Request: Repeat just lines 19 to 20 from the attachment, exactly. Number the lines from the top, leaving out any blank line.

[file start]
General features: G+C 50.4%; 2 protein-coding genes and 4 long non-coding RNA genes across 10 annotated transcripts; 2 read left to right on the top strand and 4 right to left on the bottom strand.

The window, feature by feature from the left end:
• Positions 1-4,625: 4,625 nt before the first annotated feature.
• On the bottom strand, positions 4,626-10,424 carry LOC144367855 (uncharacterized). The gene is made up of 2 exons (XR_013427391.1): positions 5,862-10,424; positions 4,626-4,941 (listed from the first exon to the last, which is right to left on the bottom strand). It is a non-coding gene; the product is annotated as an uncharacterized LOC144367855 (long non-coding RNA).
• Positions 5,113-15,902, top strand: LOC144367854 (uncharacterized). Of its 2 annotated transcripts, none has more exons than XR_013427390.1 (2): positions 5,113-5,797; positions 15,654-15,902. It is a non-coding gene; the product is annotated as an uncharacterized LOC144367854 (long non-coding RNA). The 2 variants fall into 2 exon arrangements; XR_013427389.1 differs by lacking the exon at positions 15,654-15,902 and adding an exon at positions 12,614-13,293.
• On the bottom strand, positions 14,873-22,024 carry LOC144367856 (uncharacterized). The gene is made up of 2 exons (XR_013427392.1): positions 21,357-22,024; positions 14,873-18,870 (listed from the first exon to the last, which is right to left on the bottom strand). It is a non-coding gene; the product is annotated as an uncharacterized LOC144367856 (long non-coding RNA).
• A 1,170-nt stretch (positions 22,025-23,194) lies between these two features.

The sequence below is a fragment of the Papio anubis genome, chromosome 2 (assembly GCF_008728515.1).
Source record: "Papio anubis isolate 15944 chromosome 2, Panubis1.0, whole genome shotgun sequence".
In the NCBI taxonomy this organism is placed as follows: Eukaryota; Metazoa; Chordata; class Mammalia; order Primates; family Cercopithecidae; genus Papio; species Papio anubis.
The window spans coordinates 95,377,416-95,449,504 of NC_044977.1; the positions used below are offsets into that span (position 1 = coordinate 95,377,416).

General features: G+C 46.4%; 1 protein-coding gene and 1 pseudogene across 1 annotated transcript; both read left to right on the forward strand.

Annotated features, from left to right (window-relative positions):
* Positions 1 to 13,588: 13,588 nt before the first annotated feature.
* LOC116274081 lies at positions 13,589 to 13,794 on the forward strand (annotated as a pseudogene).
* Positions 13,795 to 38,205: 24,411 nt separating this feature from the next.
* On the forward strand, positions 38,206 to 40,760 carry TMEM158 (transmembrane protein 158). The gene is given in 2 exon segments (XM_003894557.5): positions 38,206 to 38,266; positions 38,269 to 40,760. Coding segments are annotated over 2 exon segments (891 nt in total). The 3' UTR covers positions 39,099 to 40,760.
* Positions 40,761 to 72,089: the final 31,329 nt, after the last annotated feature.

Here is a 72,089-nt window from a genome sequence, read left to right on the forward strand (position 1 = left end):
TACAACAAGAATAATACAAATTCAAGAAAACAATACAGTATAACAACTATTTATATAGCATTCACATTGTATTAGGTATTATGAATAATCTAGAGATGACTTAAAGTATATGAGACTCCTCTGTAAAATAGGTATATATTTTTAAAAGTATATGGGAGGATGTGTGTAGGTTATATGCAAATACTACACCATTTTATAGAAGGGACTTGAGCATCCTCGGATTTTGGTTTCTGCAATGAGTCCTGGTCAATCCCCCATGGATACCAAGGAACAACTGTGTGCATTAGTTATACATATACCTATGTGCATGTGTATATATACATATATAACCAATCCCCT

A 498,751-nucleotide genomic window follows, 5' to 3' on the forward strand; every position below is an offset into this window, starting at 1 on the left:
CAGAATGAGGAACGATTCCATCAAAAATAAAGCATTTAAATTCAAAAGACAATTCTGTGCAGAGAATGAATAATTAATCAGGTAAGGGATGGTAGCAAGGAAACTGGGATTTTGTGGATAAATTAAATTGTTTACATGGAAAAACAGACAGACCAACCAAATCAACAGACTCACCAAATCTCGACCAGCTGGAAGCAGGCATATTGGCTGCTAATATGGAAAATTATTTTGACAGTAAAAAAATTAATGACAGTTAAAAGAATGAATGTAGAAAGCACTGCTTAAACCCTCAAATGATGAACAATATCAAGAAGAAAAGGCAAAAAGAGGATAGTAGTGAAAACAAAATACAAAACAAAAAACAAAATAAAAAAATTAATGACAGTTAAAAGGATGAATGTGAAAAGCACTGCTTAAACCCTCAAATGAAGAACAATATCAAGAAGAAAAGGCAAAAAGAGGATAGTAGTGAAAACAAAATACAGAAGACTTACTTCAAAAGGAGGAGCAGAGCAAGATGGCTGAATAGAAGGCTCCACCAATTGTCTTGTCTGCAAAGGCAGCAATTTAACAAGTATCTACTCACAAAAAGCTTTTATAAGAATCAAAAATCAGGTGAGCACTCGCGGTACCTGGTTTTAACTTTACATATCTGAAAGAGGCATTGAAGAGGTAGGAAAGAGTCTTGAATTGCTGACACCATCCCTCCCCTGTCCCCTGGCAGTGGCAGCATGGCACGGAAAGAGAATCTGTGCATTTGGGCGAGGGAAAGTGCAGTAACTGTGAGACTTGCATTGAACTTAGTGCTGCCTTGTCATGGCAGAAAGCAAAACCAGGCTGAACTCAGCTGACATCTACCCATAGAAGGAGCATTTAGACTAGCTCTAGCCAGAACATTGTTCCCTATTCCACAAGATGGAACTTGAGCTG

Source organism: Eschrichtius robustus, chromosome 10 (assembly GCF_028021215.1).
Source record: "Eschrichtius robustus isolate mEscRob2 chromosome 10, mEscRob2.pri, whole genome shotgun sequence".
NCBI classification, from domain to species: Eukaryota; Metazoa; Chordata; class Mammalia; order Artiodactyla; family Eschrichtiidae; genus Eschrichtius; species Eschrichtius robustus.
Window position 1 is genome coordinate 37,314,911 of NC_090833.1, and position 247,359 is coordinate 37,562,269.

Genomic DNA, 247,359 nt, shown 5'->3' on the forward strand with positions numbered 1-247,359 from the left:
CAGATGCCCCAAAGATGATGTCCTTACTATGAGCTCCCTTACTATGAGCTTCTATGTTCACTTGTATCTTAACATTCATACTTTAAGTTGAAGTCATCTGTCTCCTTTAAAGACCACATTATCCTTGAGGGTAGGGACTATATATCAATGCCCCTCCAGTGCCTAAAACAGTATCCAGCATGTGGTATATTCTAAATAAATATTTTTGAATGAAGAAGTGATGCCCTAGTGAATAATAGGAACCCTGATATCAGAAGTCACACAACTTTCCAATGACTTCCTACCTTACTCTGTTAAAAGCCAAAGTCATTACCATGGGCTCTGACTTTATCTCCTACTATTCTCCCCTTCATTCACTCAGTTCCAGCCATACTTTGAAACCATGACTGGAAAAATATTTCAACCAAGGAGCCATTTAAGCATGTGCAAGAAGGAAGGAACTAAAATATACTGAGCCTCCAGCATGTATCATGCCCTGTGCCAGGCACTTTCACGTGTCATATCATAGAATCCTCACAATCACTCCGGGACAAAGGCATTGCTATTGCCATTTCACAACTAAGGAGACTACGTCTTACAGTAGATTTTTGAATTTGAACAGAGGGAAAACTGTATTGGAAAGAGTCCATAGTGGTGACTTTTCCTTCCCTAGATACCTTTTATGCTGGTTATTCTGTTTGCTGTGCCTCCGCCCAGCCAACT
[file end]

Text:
Here is a 72,089-nt window from a genome sequence, read left to right on the forward strand (position 1 = left end):
TACAACAAGAATAATACAAATTCAAGAAAACAATACAGTATAACAACTATTTATATAGCATTCACATTGTATTAGGTATTATGAATAATCTAGAGATGACTTAAAGTATATGAGACTCCTCTGTAAAATAGGTATATATTTTTAAAAGTATATGGGAGGATGTGTGTAGGTTATATGCAAATACTACACCATTTTATAGAAGGGACTTGAGCATCCTCGGATTTTGGTTTCTGCAATGAGTCCTGGTCAATCCCCCATGGATACCAAGGAACAACTGTGTGCATTAGTTATACATATACCTATGTGCATGTGTATATATACATATATAACCAATCCCCT